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A Snowy Egret shows off its yellow feet, (Donna).

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Unlike Blue Springs which provided excellent opportunities to observe wildlife from the water, hiking was the best way to do so at Mike Roess SP. A plus was that there were no crowed parking lots or large numbers of people to negotiate when one left the campground. There were areas to explore around the park’s several small lakes and along one fairly long designated hiking trail. We enjoyed the park’s quiet subtle beauty.

Mike Roess SP landscape.

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Walking the shoreline of the parks small lakes was an excellent way to see insects. Some of the dragonflies and damselflies seen were new to us.

Vesper Bluet Damselfly, (Donna).

The Variable Dancer Damselfly is one we haven’t seen further north in Ohio.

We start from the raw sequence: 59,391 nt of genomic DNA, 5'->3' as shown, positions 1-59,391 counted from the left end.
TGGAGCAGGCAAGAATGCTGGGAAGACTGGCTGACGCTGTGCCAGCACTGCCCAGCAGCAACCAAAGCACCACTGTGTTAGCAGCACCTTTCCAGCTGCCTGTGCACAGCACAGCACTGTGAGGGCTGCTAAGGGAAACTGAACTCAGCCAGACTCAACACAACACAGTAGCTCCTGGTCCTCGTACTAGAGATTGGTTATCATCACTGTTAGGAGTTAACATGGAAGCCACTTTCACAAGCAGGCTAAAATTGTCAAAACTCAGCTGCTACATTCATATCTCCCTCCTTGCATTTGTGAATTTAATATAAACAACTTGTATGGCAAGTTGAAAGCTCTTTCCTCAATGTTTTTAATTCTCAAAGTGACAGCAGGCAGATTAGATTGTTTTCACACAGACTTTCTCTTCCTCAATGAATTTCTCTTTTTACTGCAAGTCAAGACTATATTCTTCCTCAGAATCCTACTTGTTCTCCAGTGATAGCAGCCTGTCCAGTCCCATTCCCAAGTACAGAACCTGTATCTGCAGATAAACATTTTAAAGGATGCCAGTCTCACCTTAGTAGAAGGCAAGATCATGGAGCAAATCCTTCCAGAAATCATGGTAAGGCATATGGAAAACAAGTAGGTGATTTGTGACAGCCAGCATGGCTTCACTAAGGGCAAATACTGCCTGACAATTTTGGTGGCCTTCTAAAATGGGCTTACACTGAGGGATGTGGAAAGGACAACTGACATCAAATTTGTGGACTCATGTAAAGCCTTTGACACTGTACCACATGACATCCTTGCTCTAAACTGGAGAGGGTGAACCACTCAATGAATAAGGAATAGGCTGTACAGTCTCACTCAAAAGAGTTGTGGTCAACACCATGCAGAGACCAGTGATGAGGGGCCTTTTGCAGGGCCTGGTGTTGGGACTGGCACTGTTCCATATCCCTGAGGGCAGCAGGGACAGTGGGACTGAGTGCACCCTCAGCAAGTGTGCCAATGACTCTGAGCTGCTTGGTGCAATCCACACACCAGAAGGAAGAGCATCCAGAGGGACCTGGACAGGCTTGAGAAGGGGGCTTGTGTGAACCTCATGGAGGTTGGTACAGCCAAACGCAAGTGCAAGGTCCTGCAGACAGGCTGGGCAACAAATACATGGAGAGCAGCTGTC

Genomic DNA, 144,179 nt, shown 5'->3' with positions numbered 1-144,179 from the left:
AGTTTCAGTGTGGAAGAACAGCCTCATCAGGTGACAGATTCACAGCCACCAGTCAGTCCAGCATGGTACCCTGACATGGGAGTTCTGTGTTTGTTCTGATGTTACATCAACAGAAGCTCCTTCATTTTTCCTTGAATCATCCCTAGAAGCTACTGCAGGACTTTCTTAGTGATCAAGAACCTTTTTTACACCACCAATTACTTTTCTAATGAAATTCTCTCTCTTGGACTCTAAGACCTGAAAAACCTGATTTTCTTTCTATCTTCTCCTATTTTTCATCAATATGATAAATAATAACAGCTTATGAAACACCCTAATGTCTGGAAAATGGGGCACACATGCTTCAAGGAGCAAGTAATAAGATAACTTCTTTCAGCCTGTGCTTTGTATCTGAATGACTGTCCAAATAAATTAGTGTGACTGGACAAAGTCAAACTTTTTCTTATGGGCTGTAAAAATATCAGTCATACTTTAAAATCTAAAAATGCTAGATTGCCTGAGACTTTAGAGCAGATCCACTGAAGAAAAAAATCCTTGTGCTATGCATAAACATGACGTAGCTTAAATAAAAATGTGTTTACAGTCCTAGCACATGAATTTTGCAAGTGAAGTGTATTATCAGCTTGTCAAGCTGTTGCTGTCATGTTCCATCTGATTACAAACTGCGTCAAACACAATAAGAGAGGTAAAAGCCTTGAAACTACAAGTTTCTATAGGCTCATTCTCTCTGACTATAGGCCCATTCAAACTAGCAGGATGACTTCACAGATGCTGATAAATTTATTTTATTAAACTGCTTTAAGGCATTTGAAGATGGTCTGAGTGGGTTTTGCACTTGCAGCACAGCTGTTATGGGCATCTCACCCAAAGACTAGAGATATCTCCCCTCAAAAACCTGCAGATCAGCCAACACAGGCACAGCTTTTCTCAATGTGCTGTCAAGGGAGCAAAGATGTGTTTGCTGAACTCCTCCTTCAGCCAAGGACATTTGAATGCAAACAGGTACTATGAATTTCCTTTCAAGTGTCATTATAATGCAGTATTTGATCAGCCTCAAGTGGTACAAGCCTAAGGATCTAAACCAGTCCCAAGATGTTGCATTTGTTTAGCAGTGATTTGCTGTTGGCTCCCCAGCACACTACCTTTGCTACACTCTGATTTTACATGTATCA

Carolina Saddlebags, (Donna).

Female Faded Pennant, (Donna).

Male Faded Pennant.

Slaty Skimmer, (Donna).

The Stripe-winged Baskettail is another dragonfly we’ve not seen further north in Ohio.

The Blue Corporal often perches on the ground, (adult male).

The Buckeye is usually seen in late summer in Ohio.

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Pond reflection.

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In addition to the insects there were birds to enjoy:

Hermit Thrush.

A Hooded Merganser and a Wood Duck pose.

There was a sizable population of Ring-necked Ducks on the small park lakes.

A closer look.